I am indescribably sad that we have lost hundreds upon hundreds of beautiful artwork that can never be replaced or be seen ever again. Our artists created such wonderful and stunningly beautiful illustrations in those days, and thinking that they were either shredded or burnt because publishers never realized their cultural and historical value makes me almost break down in tears.
Today we know better. An artist should receive all his original artwork back. Although it may not be within the artist’s rights to use the image on the paper for profit, specially if he is not the copyright owner of the story or characters, it is perfectly within his rights, as guaranteed by the Intellectual Property Code of the Philippines, to own or sell that piece of paper if he so wishes.
An artist should also be paid well. I’m not talking about a pathetic 100 pesos per page, or even 200 pesos per page.
Think of it this way. I’m sure nobody who has been successful enough to work in comics is doing simply because of the money. Comics is a very *very* difficult job. Nobody would last here if he is doing it for reasons other than a love for the medium.
But if an artist is not making a living out of comics, if what he is earning is not enough to feed and support his family, one of two things will happen. One, he will accept more assignments in order to earn enough to live on, and that means crappy, rushed art (as we all have seen in the last couple of decades), or two, this artist will quit altogether and find a job elsewhere, in a different field.
The reason why we had the best artists in the 50′s and 60′s was because they not only loved comics, they actually made a good living out of it. We still have very good artists today, but you won’t find them in comics. They’re in advertising, they’re in animation, they’re in computer graphics because that is where they can make their living as artists.
But because many of these artists love comics, they STILL create comics in their free time, self publishing out of their own pockets. THIS is the reason why comics have persisted in the country during the past 15 years under the younger generation, during a time when the industry was collapsing and no real money was being made in the business. But this is why they are not doing comics as often as they would like. They are off making a living for themselves in other fields because working in comics simply cannot support them.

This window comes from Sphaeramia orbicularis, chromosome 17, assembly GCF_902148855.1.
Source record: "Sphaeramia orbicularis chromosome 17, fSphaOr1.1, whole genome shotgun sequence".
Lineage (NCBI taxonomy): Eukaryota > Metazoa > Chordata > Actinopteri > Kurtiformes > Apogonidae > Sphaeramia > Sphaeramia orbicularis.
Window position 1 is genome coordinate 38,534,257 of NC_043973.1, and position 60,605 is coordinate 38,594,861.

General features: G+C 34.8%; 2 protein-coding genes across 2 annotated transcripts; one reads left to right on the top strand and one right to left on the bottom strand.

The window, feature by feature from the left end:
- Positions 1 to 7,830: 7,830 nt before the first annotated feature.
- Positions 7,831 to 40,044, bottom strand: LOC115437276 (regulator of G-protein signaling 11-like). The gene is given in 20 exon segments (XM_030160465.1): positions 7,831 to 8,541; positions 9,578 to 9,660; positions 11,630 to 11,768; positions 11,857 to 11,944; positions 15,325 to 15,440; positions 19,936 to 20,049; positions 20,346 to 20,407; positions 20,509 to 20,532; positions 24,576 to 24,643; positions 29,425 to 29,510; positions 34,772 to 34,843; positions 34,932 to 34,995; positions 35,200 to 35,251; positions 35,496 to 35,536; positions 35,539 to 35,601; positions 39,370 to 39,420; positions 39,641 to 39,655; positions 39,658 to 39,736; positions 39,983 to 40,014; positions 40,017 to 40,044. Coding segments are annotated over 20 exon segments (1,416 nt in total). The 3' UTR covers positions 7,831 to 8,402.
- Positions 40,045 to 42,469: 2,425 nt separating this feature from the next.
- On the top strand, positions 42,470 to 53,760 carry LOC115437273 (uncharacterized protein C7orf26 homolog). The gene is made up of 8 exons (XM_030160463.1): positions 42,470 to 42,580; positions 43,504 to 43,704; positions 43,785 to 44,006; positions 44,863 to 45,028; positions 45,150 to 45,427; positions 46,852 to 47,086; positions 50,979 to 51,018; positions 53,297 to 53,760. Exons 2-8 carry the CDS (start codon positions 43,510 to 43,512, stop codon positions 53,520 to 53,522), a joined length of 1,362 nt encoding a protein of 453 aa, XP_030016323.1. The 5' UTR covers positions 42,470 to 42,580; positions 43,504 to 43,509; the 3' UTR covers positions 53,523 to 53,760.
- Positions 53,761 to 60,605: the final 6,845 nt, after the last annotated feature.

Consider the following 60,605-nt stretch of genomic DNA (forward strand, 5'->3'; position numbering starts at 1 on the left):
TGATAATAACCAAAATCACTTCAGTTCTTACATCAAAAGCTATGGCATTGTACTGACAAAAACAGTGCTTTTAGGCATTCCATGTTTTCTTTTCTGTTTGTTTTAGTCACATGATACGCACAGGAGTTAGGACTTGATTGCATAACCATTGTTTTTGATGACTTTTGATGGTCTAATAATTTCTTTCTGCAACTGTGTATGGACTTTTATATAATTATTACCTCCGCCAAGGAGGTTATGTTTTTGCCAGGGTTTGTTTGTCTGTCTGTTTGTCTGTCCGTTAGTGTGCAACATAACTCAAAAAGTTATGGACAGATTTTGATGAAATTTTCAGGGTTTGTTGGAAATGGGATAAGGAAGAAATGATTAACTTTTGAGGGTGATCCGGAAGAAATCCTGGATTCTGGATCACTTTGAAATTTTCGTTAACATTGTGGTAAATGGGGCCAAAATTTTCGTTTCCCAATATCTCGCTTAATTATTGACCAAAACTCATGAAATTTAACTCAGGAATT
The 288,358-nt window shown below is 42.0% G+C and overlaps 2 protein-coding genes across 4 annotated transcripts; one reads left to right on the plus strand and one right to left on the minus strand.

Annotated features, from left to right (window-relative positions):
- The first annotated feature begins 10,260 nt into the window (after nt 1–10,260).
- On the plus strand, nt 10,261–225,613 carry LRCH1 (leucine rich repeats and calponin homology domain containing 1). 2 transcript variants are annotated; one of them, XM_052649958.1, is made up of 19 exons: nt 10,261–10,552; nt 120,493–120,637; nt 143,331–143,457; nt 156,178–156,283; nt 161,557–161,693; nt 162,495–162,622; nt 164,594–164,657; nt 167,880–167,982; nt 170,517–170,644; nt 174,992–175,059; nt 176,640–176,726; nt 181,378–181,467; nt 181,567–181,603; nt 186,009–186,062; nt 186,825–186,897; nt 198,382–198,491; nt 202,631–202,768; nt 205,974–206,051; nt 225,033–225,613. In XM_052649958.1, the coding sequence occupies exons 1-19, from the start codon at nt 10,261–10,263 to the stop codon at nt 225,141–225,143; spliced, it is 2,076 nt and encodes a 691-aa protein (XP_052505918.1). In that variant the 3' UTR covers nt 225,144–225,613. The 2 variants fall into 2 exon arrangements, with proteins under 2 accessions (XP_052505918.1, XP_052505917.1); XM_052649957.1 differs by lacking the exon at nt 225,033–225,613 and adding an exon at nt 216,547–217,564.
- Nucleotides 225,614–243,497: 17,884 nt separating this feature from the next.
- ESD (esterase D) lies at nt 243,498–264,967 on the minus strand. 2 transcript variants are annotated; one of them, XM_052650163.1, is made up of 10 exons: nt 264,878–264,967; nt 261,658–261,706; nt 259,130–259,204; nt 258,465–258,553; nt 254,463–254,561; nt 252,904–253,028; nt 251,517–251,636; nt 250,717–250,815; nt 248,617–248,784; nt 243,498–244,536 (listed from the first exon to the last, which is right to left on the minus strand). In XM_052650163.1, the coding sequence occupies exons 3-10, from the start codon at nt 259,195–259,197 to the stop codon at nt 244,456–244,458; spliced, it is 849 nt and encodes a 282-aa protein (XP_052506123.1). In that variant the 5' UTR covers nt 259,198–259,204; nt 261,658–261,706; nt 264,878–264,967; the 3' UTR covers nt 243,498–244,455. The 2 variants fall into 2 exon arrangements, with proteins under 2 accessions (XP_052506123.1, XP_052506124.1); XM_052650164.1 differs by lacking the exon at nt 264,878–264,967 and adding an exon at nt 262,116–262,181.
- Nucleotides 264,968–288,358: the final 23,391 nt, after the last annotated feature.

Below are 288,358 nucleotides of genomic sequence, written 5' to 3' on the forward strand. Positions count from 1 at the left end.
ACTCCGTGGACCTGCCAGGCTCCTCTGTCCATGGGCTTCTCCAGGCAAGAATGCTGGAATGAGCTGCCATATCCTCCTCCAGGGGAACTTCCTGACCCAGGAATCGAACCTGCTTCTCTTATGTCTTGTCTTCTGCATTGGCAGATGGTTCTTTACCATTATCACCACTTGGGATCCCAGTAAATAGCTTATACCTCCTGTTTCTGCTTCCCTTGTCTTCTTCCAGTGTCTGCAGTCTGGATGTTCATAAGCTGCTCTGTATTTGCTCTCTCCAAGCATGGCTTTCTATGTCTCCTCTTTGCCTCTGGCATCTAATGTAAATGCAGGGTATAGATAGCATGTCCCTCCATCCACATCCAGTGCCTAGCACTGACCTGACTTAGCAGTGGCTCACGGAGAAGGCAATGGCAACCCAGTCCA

I can BET anyone that these people will leave their jobs in an instant if only they can do financially well in comics.
This is something that people at the congress have to consider. Comics simply has to become an income generating industry that pays its creators well. How that will be accomplished is beyond me. This is for the more business-minded than me. An industry cannot be sustained by writers and artists alone. There has to be businessmen that will come in with the big money to make this great big machine go. Us writers and artists will be responsible for creating comics that people will hopefully appreciate and buy.
These suggestions of mine simply point to one objective, and that is respect for the artist. You respect the artist by acknowledging his creations, and then make sure he is rewarded for it.
If an artist can have these, you can be sure that he will stay in comics, and do all that he can to create the best work possible.
NOTE: Discussion for this topic will be entertained at the relevant thread of the Philippine Komiks Message Board.
Incidentally, the schedule for the exhibit tomorrow has moved yet again, from 10am to 11am. See you all there!